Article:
Date Published: | Author: Adam Clarke

Recently,  I was fortunate enough to spend some time visiting a number of northern Italy’s largest co-operatives. During this time I was treated to some very interesting stories about why certain grapes are grown, shown traditional techniques used to develop some of Italy’s most complex wines and of course I sampled many of the regions great wines. However for the purposes of this blog, my abiding memory from this trip will be how Amarone one of the world’s great wines was discovered/created… accident!

For those of you that don’t know, Amarone is one of Italy’s most premium wines made traditionally from a blend of 3 grape varieties; Corvina, Rodinella and Molinara. The ripe grapes are harvested by hand in the first two weeks of October. Bunches of grapes are carefully selected as the quality of the grape skin is vital to the final quality of the wine as it is crucial in bringing tannin, colour and intensity of flavour to the end product. After harvesting, the grapes are left to dry traditionally on straw mats (see Figure 1) or hung from the ceiling, a process called apassimento which means to dry or shrivel in Italian. The grapes are left to dry for around 120 days with the result being a grape which is around 40% lighter than its original weight. The historical benefit of this was that drying grapes helped to increase sugar content, due to the high production caused by Pergola (canopy) vine growing systems, and by the colder climate which was not warm enough to obtain a quality wine. There is some truth in this theory. Nevertheless very recent researches on the DNA of the Corvina grape discovered that stress caused by the dehydration, activates portions of the genes in Corvina that do not activate in other grape varietals, developing unique flavours and aromas in the resulting wine.  After the drying process around the end of January/beginning of February, the grapes are crushed and go through a dry, low temperature fermentation process which can last for 30-50 days. The wine is then left to age in either French or Slovenian oak barrels (see figure 2). The resulting wine is often full bodied, tannic, figgy and raisined in style and surpasses 15% alcohol. With the wine being released a minimum of 5 years after vintage although this isn’t a legal requirement.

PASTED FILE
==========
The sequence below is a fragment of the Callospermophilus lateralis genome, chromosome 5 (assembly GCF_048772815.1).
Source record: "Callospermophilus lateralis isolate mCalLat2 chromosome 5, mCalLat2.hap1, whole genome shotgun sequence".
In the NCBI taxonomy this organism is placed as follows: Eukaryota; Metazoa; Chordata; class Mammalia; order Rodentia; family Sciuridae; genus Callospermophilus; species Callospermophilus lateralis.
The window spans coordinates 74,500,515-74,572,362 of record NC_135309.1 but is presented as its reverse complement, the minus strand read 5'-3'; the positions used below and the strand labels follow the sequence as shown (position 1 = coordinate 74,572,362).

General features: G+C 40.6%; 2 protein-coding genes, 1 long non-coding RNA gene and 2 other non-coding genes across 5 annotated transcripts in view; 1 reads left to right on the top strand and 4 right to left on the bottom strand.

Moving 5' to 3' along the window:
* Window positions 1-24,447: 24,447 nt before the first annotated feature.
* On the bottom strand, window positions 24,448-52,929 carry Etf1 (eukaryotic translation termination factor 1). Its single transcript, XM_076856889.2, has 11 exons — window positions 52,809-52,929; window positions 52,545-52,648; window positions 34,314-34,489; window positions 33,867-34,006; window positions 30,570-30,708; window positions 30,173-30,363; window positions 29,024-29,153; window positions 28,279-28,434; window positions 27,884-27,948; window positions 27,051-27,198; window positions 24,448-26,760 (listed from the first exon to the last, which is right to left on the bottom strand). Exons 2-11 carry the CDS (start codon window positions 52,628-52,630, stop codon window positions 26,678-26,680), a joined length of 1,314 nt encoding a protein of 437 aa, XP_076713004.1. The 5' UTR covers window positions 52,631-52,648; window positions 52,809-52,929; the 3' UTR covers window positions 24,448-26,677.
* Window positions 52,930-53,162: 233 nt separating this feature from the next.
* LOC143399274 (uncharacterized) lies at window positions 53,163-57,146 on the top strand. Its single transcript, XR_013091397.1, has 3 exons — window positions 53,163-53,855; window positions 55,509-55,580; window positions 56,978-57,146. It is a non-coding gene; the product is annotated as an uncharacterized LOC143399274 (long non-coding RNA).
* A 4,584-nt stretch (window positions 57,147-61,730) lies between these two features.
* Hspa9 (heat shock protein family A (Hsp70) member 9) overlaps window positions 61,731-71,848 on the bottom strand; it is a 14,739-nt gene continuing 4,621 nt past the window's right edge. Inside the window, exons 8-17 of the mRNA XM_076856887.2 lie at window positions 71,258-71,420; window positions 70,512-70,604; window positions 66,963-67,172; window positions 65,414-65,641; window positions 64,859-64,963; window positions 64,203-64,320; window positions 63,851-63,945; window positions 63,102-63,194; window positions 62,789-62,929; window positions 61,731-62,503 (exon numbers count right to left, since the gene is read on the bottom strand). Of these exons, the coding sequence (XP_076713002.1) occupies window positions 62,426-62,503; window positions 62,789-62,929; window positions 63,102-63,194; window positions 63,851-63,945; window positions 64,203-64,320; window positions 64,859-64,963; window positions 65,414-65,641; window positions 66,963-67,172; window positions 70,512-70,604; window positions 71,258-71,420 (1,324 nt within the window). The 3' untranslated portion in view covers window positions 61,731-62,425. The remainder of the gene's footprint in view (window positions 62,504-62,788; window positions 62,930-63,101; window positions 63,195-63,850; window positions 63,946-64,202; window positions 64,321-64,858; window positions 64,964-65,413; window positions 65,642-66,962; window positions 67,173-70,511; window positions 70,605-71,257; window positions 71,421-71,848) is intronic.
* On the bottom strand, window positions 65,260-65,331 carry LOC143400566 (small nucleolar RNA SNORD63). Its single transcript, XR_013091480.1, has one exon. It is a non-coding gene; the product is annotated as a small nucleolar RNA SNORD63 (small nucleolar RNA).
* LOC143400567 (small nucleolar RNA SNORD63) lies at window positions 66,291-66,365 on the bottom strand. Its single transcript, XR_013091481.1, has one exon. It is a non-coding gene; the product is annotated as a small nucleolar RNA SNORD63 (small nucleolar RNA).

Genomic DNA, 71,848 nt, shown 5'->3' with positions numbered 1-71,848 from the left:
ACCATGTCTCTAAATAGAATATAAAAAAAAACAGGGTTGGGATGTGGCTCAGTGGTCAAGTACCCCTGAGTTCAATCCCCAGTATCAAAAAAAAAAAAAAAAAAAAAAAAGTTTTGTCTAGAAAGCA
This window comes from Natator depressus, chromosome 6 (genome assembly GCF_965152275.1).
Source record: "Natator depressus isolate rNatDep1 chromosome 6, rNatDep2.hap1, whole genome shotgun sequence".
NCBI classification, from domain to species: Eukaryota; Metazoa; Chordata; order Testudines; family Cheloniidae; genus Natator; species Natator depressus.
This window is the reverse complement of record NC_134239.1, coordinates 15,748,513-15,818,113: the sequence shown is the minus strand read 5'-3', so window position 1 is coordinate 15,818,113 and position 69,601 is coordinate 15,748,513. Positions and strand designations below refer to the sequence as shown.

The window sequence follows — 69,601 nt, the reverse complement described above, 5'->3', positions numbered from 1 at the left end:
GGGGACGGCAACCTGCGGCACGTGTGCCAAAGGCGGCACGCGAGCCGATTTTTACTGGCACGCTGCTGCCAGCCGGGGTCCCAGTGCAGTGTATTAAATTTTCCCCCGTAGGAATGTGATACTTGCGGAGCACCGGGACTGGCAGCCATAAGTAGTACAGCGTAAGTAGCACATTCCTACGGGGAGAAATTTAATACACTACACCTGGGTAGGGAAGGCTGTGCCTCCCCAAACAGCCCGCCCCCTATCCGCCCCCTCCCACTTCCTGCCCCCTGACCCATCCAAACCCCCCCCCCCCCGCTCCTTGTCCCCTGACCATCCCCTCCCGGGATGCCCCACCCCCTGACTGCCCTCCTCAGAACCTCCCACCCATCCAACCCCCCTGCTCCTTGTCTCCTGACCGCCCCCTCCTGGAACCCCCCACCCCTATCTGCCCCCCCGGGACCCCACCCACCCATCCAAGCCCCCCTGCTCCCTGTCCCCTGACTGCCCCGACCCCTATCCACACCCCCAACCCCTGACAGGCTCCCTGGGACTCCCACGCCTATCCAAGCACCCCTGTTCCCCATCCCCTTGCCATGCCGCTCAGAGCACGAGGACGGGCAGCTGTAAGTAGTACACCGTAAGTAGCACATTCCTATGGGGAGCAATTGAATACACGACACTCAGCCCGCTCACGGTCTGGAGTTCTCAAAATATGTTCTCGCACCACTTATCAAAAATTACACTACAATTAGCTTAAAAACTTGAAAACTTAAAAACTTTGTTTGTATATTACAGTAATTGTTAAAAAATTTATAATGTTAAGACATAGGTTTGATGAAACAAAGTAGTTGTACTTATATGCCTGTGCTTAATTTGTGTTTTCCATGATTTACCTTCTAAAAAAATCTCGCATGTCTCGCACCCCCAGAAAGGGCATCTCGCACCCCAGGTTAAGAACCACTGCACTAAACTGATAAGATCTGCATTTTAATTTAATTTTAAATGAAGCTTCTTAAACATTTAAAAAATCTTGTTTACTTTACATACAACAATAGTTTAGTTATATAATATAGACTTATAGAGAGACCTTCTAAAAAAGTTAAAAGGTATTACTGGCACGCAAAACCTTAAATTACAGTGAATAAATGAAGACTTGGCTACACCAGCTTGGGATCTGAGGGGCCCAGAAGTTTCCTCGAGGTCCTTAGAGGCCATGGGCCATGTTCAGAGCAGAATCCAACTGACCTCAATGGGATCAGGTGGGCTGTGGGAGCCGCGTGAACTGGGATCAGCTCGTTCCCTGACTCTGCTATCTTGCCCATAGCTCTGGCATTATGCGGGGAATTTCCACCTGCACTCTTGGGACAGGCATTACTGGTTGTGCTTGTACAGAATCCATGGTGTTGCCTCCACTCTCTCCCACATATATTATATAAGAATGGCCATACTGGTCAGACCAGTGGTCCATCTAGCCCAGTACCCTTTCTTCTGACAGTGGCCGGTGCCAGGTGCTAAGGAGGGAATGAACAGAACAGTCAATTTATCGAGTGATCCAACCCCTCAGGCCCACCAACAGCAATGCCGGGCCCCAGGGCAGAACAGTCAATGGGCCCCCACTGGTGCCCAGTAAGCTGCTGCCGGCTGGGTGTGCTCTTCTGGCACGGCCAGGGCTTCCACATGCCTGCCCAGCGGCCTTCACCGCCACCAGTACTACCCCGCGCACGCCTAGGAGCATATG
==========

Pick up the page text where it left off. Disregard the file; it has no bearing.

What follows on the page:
But after all that did you know that it was discovered by mistake…..In the past the most appreciated wine produced in Valpolicella was a dessert, sweet wine called Recioto, which is also produced nowadays with semi-dried grapes. It was produced using the same method as described above yet fermentation was arrested early to produce a sweet luscious wine, however, what would occasionally happen is that once the fermented grape juice was transferred into oak barrels the wine would continue to ferment converting all the sugar into alcohol; producing a wine often described as bitter and given to the poor.  The legend says that in 1936 the cellar master of the Cooperative Winery Catina Negrar (see figure 3) found a barrel of Recioto that had been forgotten in a corner of the cellar. He tasted the wine and screamed enthusiastically: “questo non è amaro, questo è un amarone!!” (this is not bitter, this is a great bitter). The word was soon used on labels together with the word Recioto –  Amarone loosely translates as ‘big bitter’. From here, the wine grew in popularity throughout Italy and in 1990 was granted a DOC quality label given to Valpolicella wines. Finally Amarone had gotten its independence from Recioto gaining an identity of its own. From that moment on Amarone continued to increase in its popularity, becoming one of the most famous and appreciated wines not only in Italy but all over the world. In 2009 Amarone got the DOCG registration, only given to the very top Italian wines – what a quality mistake!